To be honest, I'm really not sure why there's an insistence on having a degree - there's so many muppet degrees in the UK now that you can pass one by putting in the bare minimal effort. I even passed a module last year by putting in four hours of work in total - 2 hours writing an assignment, half an hour reading a book before the exam and an hour and a half in the exam.

Hardly says much for the academic validity of UK degrees, really.
Seanus 15 | 19,706  
29 Nov 2008 /  #9
It depends what university you go to.
delphiandomine 85 | 18,254  
2 Dec 2008 /  #10
Oh, of course. I've known people at 'bad' universities who have had a far tougher time than I've had at Essex, despite their universities being ranked way way down the league tables. It's ridiculous - and just shows that league tables are absolute nonsense.
finefolabi - | 1  
3 Dec 2008 /  #11
Hi,

I am a master student in international busness and management in Leon Kozminski University in warsaw.I am looking for a part time job as a native english speaker. I speak very good british english and my studies for the past 25 years has been in english. I have a year experience as Economics teacher which was in english. I am a Nigerian studying in warsaw.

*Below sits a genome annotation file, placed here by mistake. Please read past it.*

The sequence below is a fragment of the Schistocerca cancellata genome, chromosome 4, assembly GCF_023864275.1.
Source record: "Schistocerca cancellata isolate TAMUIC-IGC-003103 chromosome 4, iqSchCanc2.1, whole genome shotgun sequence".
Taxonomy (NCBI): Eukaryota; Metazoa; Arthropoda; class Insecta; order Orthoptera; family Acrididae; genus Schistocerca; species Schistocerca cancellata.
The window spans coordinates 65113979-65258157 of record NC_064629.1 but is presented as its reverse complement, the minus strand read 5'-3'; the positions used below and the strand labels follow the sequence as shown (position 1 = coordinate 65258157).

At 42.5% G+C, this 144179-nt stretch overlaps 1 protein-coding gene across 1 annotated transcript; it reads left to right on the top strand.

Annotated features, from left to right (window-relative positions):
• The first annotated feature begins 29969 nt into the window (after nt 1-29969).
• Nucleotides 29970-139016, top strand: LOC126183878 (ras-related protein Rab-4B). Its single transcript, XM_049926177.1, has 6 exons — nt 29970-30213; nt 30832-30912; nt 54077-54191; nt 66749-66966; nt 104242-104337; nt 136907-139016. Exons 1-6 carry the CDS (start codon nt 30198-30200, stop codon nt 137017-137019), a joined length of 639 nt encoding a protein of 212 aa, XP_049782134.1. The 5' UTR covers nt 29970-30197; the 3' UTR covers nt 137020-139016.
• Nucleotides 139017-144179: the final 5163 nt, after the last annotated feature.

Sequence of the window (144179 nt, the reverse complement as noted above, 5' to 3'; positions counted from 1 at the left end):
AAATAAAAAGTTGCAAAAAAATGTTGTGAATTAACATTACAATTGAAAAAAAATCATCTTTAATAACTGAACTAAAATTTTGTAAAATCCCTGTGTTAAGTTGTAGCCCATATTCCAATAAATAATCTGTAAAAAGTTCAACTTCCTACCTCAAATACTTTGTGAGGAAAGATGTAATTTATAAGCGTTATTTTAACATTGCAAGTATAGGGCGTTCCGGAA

If anybody is interested you can send e-mail to finefolabi@yahoo.co.uk or call 507372188

Thanks.
spieretti 1 | 31  
3 Dec 2008 /  #12
I teach English and I don't have a degree. I do have a diploma mind you (just!), basically I spent four years at Uni and came out of it with a two year qualification. I don't even have any A-levels either, I scrapped into Uni by doing a GNVQ.

The CELTA/Trinity Certificates will prepare you thoroughly enough, although the chances are your local college might do an Introduction to TEFL course as an evening class which I found useful. The most important thing I have noticed when applying for TEFL work is your amount of experience, and the only way you can get that is by getting out there and doing it!
BB630 1 | 19  
3 Dec 2008 /  #13
I'm still trying to determine whether or not an Education degree in something other than ESL will suffice. I'm not very interested in forking over $1000 dollars to do a TEFOL course this coming spring. It's a waste of my time and and money and won't prepare me in a significant way for what they want Native speakers to handle.
porteous - | 1  
4 Dec 2008 /  #14

Specialist autism teacher.

I have been teaching communication and the full curriculum for 8 - 19 year olds for 8 years at National Curriculum standard. I work at an independent school and although I am not a qualified teacher, I am graded as an 'Associate teacher'; it is all above board and I was personally praised in my schools last OFSTED report. I specialise in teaching autistic children and have received training in many different areas and disciplines. I am currently looking for fulltime work in the Warsaw area.

If anyone has any ideas, tips or work then please PM me.

Thanks

Mike